For businesses that may be considering fundraising through Kickstarter or another online platform, our Columbus securities attorneys also advise on crowdfunding and Title III of the JOBS Act. We work with startups to assist with securities compliance for crowdfunding, including disclosure requirements and investor limitations.
For startups that are considering raising tens of millions of dollars, we also advise on Regulation A+. We help guide companies through the Tier 1 or Tier 2 requirements, including filing offering statements and disclosure requirements.
Our Ohio securities attorneys also work with clients to form private equity funds. We assist and advise with structuring of the general partner entity, structuring the fund entity itself and raising capital, drafting the private placement memorandum, and all ancillary documents associated with forming a fund (including the subscription agreement). As a part of this, we advise on pursuing exemption under 3(c)(1) and 3(c)(7) of the Investment Company Act. Our securities attorneys also guide clients through the process of completing Part 1 and Part 2 of Form ADV and pursuing the private fund adviser exemption under 203(m) of the Investment Advisers Act.
Contrary to the popular belief of some, securities aren’t just stocks and bonds that you buy through your broker as a part of your investment portfolio. By law, securities can include any investment contract, note, security future, debenture, or certificate of deposit.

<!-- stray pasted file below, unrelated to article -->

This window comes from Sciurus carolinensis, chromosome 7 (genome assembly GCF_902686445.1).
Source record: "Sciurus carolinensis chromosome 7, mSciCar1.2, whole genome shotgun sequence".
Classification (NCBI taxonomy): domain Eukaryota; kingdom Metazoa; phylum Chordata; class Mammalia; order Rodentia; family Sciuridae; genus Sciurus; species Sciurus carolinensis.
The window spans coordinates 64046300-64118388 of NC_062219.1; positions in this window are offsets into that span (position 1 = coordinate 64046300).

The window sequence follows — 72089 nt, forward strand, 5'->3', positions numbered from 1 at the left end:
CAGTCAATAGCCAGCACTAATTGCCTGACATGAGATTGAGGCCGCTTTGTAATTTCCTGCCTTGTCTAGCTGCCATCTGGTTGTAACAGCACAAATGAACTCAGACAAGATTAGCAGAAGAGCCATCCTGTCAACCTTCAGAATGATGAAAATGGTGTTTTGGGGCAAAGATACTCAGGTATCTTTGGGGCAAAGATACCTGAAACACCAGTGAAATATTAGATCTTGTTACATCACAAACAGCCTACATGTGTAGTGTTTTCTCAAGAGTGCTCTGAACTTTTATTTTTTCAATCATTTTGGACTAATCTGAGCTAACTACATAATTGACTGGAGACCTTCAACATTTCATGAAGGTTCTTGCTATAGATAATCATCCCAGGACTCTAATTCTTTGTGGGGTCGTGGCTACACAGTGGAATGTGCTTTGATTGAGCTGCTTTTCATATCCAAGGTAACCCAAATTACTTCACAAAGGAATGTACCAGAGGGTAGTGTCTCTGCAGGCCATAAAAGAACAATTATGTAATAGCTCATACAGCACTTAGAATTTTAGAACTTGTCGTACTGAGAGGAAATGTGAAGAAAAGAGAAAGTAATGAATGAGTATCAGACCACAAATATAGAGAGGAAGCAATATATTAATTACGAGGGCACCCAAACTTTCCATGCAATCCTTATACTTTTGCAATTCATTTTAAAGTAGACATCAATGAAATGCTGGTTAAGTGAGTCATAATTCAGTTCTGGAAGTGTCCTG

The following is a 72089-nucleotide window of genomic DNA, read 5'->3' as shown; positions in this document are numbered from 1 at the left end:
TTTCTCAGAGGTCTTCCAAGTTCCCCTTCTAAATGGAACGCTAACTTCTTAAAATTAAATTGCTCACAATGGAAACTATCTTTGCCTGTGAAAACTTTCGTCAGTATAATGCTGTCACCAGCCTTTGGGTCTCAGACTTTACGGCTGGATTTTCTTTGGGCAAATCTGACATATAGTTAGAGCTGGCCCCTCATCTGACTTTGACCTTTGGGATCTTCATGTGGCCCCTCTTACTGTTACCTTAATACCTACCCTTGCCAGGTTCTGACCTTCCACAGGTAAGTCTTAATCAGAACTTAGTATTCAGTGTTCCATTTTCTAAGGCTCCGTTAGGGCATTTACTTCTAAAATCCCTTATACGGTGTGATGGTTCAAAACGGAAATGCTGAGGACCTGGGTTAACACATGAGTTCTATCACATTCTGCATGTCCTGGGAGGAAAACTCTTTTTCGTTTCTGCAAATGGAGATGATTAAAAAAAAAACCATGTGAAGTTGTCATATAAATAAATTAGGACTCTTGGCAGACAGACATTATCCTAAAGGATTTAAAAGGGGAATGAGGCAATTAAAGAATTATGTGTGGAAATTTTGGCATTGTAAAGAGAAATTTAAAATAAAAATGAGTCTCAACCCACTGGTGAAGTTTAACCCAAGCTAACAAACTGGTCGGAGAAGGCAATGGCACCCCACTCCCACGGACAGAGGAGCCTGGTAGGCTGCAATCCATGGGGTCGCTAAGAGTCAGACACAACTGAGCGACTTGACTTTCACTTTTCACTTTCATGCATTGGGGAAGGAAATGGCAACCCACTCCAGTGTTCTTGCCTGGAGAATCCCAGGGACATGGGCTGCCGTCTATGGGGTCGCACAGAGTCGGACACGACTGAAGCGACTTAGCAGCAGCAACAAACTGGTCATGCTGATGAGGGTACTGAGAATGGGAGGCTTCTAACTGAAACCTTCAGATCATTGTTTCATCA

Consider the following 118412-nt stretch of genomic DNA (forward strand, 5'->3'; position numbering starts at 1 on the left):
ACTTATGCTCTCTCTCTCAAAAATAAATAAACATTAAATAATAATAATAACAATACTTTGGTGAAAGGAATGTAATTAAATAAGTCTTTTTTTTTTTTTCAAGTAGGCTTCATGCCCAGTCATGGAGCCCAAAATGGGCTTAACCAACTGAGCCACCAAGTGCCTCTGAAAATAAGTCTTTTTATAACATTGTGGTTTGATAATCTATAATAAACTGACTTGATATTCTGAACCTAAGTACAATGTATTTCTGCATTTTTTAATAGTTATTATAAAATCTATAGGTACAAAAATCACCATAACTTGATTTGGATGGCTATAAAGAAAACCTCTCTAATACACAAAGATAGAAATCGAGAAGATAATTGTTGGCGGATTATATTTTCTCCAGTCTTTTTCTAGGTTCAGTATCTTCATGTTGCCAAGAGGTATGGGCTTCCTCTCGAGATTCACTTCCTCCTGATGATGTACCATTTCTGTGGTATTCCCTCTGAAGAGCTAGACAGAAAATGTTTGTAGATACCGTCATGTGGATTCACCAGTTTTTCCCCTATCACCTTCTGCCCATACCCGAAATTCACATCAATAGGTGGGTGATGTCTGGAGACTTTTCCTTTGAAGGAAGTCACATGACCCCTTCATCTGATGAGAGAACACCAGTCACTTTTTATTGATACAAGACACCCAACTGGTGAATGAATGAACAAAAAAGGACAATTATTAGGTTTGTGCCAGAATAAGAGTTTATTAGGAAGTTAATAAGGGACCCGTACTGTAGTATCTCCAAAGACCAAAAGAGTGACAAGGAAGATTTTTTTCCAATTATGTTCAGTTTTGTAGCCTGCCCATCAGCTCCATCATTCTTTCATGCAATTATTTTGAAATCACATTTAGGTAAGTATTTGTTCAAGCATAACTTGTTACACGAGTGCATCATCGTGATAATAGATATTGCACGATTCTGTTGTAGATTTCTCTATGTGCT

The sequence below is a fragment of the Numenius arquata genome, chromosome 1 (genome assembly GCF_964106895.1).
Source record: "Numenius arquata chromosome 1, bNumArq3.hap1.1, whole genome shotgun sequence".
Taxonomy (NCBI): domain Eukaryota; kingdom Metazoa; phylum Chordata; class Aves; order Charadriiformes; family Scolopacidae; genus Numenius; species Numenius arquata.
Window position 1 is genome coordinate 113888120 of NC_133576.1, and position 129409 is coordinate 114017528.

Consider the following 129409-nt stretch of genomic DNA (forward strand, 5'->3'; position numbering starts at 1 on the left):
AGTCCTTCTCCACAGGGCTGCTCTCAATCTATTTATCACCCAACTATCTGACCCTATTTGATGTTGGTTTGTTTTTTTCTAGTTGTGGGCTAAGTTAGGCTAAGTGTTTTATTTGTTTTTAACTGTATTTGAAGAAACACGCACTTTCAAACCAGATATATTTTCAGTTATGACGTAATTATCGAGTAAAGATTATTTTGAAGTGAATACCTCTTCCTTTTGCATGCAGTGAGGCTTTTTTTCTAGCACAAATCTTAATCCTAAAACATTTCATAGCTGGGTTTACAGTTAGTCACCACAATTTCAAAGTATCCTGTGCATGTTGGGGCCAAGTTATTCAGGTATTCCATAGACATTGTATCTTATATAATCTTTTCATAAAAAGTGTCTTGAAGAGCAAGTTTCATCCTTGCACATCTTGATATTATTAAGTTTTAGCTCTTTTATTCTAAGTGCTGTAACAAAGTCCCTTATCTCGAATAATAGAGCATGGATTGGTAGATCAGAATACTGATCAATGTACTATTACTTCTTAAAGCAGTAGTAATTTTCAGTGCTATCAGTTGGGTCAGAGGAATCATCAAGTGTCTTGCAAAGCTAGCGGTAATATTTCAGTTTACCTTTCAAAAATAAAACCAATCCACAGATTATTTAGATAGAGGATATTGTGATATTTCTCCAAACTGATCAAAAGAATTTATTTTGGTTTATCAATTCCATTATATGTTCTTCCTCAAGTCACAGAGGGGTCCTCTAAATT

Some startup founders may assume that to avoid securities laws, instead of issuing equity, the company will just issue debt. This can lead to serious litigation and regulatory action in the future. In some circumstances, certain debt such as promissory notes, can qualify as securities. Our securities lawyers advise startups and businesses on whether securities laws apply and which exemptions may be preferred.
Another common misconception is that securities laws do not apply to members in an LLC. LLC members point to the fact that they have an operating agreement, assuming that this is all they need to comply with LLC formation requirements and best practice recommendations.
In some circumstances, securities laws very much apply to certain LLCs and certain members. Operating agreements can be deemed to be investment contracts and without a proper exemption or compliance, LLC founders can find themselves dealing with serious securities violations should litigation or issues arise in the future. Members who are more “passive” in the LLC should especially take the time to consider securities compliance.
Under Ohio Revised Code Chapter 1707, the definition of securities in the State of Ohio is fairly broad. Securities in Ohio can include oral, written, or electronic agreements, or even understandings or opportunities. Beyond stock or certificates for shares of stock, securities can also include membership interests in limited liability companies, warrants and options, promissory notes, bonds, and other evidences of indebtedness.
Ohio securities laws do, however, offer a number of exemptions. These include one of the more popular exemptions for smaller offerings under Ohio Revised Code 1707.03(O), in the event the capital raise is for 10 or fewer residents of the State of Ohio. Our Ohio securities attorneys are able to advise on this and other Ohio securities exemptions.